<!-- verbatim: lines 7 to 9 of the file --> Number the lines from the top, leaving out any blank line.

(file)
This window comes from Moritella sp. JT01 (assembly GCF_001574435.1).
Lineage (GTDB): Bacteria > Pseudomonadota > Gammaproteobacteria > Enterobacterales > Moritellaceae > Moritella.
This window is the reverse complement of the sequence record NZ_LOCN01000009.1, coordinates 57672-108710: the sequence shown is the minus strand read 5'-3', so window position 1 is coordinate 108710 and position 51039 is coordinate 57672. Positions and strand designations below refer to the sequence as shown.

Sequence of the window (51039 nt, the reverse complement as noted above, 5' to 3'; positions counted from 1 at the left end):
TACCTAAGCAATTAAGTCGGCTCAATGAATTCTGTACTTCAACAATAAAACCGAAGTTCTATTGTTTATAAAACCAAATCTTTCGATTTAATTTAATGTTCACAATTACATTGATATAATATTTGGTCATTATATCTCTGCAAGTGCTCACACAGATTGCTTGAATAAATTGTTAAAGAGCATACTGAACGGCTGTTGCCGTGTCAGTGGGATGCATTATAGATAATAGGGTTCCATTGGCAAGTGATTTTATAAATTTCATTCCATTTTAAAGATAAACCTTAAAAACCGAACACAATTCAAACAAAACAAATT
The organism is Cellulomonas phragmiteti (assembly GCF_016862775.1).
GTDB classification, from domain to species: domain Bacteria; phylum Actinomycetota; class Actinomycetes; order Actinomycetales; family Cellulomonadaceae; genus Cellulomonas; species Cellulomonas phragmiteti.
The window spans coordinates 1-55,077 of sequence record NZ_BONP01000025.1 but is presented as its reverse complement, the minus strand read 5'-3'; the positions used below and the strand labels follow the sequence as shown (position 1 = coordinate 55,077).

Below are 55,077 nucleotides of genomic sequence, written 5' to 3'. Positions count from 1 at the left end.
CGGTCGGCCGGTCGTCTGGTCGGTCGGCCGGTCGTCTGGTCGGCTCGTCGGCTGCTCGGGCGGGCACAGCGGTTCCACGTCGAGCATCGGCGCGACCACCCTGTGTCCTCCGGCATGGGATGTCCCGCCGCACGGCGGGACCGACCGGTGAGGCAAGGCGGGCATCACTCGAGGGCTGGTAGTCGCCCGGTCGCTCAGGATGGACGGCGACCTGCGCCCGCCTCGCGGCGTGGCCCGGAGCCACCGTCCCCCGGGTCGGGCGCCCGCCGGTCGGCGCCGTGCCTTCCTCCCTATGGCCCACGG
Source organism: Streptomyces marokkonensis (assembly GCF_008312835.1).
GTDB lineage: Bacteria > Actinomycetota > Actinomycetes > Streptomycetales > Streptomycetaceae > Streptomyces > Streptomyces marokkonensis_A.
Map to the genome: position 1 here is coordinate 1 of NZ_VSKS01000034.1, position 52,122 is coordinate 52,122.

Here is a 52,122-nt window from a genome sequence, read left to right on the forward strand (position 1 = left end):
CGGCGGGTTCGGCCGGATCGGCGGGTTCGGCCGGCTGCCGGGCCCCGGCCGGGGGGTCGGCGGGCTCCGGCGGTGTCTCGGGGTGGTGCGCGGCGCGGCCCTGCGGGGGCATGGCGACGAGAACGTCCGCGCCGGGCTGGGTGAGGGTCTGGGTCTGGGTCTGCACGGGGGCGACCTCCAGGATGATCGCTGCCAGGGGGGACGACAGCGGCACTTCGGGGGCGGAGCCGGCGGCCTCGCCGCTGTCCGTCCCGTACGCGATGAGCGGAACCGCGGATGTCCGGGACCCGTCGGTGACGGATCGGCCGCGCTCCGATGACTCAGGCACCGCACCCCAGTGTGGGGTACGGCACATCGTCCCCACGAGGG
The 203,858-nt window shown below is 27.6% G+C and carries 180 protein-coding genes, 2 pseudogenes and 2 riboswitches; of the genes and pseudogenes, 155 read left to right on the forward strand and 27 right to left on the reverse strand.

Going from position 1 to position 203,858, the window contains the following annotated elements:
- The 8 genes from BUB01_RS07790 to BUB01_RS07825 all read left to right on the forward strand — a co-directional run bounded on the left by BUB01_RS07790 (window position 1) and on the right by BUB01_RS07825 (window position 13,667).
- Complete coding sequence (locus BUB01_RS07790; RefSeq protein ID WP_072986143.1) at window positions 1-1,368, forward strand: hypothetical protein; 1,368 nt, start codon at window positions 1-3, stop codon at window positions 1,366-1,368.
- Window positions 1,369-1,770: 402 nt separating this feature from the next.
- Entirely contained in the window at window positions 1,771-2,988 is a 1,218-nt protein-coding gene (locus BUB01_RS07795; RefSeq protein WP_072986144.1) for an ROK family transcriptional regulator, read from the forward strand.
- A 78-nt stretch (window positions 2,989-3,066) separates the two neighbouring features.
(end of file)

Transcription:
GTDB classification, from domain to species: domain Bacteria; phylum Actinomycetota; class Actinomycetes; order Actinomycetales; family Cellulomonadaceae; genus Cellulomonas; species Cellulomonas phragmiteti.
The window spans coordinates 1-55,077 of sequence record NZ_BONP01000025.1 but is presented as its reverse complement, the minus strand read 5'-3'; the positions used below and the strand labels follow the sequence as shown (position 1 = coordinate 55,077).

Below are 55,077 nucleotides of genomic sequence, written 5' to 3'. Positions count from 1 at the left end.